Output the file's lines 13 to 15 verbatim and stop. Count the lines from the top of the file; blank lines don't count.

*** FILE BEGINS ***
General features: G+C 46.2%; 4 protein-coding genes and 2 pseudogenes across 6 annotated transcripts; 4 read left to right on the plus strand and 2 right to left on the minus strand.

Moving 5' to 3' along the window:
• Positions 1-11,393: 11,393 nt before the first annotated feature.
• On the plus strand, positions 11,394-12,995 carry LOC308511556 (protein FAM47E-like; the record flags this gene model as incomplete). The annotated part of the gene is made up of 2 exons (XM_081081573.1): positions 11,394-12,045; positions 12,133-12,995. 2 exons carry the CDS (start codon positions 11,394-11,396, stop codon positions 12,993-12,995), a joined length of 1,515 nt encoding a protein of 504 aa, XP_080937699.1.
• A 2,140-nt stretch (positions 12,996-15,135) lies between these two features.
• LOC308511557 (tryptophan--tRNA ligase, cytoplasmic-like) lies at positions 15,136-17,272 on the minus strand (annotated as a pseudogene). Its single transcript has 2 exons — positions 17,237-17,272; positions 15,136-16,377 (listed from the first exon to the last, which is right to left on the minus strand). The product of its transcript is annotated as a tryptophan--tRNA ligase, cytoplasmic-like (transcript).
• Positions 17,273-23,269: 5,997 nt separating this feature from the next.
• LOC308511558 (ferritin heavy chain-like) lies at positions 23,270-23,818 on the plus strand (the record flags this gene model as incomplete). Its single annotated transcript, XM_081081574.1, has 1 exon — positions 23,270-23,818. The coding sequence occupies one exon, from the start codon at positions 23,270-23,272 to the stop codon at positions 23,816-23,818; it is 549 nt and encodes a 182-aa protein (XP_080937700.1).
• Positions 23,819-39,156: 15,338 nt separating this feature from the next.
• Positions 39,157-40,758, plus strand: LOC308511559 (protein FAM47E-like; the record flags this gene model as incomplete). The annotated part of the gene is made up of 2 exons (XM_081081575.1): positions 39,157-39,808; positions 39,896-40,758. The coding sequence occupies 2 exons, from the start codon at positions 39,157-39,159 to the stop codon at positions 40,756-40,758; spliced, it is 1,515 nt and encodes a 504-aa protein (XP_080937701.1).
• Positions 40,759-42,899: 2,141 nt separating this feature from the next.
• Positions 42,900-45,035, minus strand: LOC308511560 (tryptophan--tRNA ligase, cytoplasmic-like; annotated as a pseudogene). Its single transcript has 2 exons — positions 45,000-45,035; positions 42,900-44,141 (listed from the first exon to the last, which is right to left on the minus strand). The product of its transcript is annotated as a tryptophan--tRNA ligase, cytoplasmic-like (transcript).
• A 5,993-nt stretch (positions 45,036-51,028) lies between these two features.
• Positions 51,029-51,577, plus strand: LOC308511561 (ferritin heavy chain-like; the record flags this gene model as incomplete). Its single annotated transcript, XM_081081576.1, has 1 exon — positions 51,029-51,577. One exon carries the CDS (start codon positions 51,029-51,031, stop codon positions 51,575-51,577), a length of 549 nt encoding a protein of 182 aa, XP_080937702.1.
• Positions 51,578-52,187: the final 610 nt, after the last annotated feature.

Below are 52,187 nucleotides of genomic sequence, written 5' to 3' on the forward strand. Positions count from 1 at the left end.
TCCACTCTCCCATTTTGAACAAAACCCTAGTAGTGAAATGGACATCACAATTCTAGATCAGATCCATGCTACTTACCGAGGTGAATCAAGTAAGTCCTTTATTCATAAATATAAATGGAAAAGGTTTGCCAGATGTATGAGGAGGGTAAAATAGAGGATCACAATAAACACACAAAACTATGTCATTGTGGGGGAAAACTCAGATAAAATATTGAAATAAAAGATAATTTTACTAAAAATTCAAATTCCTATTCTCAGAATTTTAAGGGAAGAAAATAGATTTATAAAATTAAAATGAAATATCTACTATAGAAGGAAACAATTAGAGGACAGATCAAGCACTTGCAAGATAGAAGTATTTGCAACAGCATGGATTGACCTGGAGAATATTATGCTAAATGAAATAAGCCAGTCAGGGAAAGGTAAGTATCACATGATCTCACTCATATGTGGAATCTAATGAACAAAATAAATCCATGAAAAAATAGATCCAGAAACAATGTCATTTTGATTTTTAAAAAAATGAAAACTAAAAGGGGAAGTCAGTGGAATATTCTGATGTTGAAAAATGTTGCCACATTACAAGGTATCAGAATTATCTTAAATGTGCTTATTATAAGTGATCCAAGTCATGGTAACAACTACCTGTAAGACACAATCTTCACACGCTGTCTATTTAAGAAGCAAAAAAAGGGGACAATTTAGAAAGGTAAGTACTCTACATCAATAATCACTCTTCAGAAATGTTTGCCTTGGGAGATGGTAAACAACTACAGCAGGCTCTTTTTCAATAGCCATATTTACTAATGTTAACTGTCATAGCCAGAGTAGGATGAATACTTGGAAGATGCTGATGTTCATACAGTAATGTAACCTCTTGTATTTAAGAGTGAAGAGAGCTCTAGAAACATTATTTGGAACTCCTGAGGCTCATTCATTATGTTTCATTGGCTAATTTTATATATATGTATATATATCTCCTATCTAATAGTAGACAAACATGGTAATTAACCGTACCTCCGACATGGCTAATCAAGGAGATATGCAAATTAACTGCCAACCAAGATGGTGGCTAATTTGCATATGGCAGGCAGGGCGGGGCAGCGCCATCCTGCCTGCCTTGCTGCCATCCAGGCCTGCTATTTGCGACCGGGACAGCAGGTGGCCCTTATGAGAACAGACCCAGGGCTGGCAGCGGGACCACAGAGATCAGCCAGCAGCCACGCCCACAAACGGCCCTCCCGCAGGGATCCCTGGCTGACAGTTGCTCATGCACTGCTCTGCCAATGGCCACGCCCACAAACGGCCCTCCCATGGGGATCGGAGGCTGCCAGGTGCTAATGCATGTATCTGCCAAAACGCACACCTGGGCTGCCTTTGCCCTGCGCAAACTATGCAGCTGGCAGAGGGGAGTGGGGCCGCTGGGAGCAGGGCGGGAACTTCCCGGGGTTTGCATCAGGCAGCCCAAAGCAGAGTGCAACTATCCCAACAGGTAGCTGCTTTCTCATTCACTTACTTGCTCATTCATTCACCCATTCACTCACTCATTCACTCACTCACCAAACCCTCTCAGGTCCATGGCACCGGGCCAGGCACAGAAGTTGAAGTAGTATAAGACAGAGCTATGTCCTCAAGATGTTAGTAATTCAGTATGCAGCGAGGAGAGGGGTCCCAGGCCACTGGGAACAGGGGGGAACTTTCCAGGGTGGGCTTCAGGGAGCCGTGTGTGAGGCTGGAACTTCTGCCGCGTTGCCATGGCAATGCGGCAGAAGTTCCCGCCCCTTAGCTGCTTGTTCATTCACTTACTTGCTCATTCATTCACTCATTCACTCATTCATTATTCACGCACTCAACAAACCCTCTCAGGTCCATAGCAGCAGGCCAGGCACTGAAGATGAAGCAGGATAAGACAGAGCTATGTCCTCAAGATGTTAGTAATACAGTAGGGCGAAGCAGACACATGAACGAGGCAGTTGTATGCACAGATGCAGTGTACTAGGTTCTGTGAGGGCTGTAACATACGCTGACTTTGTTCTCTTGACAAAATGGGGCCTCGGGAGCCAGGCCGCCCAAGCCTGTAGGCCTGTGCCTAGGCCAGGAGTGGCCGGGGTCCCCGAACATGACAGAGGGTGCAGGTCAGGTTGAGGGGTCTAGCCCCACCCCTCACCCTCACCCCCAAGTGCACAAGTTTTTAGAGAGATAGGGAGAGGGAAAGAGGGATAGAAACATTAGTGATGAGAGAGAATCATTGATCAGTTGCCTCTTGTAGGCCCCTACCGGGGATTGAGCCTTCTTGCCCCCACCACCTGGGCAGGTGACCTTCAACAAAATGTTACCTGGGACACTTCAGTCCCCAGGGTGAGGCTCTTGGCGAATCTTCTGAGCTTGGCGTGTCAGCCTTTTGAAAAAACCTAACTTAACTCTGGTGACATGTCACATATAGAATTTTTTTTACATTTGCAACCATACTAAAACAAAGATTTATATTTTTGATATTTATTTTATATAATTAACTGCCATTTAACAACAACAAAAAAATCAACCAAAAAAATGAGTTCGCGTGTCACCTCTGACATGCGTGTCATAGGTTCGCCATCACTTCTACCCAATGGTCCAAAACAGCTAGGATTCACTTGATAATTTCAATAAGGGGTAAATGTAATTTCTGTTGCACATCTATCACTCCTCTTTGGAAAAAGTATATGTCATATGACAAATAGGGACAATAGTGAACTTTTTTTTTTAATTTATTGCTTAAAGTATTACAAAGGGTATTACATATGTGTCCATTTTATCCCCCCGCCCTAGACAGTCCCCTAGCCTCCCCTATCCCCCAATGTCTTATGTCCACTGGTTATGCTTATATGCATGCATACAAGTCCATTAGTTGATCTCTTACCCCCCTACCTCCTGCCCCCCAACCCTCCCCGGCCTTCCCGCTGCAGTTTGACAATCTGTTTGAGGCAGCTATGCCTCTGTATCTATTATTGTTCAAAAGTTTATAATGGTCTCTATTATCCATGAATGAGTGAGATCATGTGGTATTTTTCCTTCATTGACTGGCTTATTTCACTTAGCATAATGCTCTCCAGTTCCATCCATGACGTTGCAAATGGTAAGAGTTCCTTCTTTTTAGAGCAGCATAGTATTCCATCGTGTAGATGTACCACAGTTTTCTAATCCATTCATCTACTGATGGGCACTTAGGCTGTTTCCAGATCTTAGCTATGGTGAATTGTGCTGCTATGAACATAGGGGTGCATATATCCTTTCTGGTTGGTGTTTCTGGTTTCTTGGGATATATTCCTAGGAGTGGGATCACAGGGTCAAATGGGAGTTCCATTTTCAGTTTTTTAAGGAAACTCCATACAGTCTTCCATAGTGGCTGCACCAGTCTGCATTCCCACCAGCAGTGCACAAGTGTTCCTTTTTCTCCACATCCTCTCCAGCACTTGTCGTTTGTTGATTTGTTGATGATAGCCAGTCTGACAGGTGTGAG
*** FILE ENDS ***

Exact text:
• A 5,993-nt stretch (positions 45,036-51,028) lies between these two features.
• Positions 51,029-51,577, plus strand: LOC308511561 (ferritin heavy chain-like; the record flags this gene model as incomplete). Its single annotated transcript, XM_081081576.1, has 1 exon — positions 51,029-51,577. One exon carries the CDS (start codon positions 51,029-51,031, stop codon positions 51,575-51,577), a length of 549 nt encoding a protein of 182 aa, XP_080937702.1.
• Positions 51,578-52,187: the final 610 nt, after the last annotated feature.